Congressman Dave Joyce Goes Birding with Audubon Great Lakes in Ashtabula at Walnut Beach

Audubon Great Lakes Shares Conservation and Climate Solutions to Protect Ohio Birds and People

OHIO (August 30, 2021) – Today, Congressman Dave Joyce (R-OH-14) went birdwatching with Audubon Great Lakes at Walnut Beach in Ashtabula, Ohio to learn about important conservation work and discuss bipartisan conservation and climate solutions to protect Ohio’s birds and people.

“I am grateful to Audubon Great Lakes for taking me birding today,” said Congressman Joyce. “The Great Lakes are a national treasure, and one of Ohio’s greatest natural resources. I am a proud to co-chair the Congressional Great Lakes Task Force and be a champion of the Great Lakes Restoration Initiative, which has funded thousands of restoration projects, including Audubon Great Lakes’ work to restore wetlands here in Ohio.”

Marnie Urso, Senior Policy Director for Audubon Great Lakes, who led the bird walk, was accompanied by Rebecca Donaldson, Secretary for Blackbrook Audubon Society, Dr. David Kriska, Restoration Ecologist for Cleveland Museum of Natural History, and Lynn Garrity, Lake Erie Program Administrator, Ohio Lake Erie Commission.

From the prairies in the west, to the unglaciated Appalachian plateaus to the south and east, and our great Lake Erie in the north – Ohio’s biodiversity provides critical breeding and migratory stopover habitat for more than 300 bird species such as the Common Gallinule and Prothonotary Warbler. Audubon Great Lakes is working with partners and planning to restore 18,500 wetland acres along the Lake Erie coastline, widely recognized as one of the most important migratory bird stopover locations in the Great Lakes.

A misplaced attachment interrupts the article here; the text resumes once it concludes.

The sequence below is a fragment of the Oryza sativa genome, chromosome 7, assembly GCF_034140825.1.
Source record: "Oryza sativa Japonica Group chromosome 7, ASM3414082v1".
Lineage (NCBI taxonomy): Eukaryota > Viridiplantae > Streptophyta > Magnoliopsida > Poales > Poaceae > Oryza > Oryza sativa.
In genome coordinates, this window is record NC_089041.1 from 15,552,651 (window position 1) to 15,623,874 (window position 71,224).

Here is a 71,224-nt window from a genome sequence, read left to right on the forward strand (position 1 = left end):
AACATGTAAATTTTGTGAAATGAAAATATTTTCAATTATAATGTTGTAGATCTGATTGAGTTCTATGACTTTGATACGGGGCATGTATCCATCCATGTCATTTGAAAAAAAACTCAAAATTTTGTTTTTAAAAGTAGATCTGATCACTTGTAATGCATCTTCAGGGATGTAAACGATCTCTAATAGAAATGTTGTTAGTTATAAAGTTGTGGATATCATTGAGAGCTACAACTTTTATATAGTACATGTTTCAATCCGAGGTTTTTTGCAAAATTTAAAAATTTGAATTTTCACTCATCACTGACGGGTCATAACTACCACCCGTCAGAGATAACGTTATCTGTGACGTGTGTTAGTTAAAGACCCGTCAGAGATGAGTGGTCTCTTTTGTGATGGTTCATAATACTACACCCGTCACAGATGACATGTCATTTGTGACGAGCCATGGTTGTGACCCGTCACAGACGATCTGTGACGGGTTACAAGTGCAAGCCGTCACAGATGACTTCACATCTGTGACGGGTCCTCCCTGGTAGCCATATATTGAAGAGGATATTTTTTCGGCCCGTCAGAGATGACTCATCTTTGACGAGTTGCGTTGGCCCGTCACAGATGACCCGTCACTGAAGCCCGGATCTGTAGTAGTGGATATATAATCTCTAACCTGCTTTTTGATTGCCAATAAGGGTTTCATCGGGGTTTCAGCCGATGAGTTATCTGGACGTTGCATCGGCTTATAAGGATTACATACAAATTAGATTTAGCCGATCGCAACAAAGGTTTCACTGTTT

Audubon Great Lakes also has efforts underway to launch shorebird, waterfowl and marsh bird monitoring with local volunteers, staff and partners taking place at six locations in Ohio including Walnut Beach and Conneaut Township Park. This monitoring will help inform bird population trends and advance marsh bird conservation efforts to bring back vulnerable species.

Much of Audubon’s conservation work is made possible through the Great Lakes Restoration Initiative (GLRI), which is a vital federal conservation fund protecting and restoring the Great Lakes.  Thanks to millions of dollars of investment from GLRI and decades of restoration work, the nearby Ashtabula River was recently delisted from the US EPA’s Area of Concern list - the Great Lakes' most environmentally degraded areas. Walnut Beach has also received GLRI funding and is a site of Audubon Great Lakes’ work to measure how birds are responding to invasive species management at Great Lakes coastal wetlands.

During the walk, Audubon Great Lakes representatives and Audubon members thanked Rep. Joyce for championing the passage of the Great Lakes Restoration Initiative Act. Audubon Great Lakes also shared how common-sense climate solutions like the Growing Climate Solutions Act will help Ohio’s farmers and foresters further invest in sustainable management practices to protect birds and people from climate change.

“We thank Congressman Joyce for being a champion of the Great Lakes and for supporting conservation funding that makes our work to protect birds and the Great Lakes possible,” said Marnie Urso, Senior Policy Director for Audubon Great Lakes. “We look forward to continuing to work with his office to move forward common-sense policy solutions that will protect Ohio’s birds and people.”

About Audubon Great Lakes
Audubon Great Lakes is a regional office of Audubon, learn more at and follow us on FacebookTwitter and Instagram

The National Audubon Society protects birds and the places they need, today and tomorrow. Audubon works throughout the Americas using science, advocacy, education, and on-the-ground conservation. State programs, nature centers, chapters, and partners give Audubon an unparalleled wingspan that reaches millions of people each year to inform, inspire, and unite diverse communities in conservation action. A nonprofit conservation organization since 1905, Audubon believes in a world in which people and wildlife thrive.

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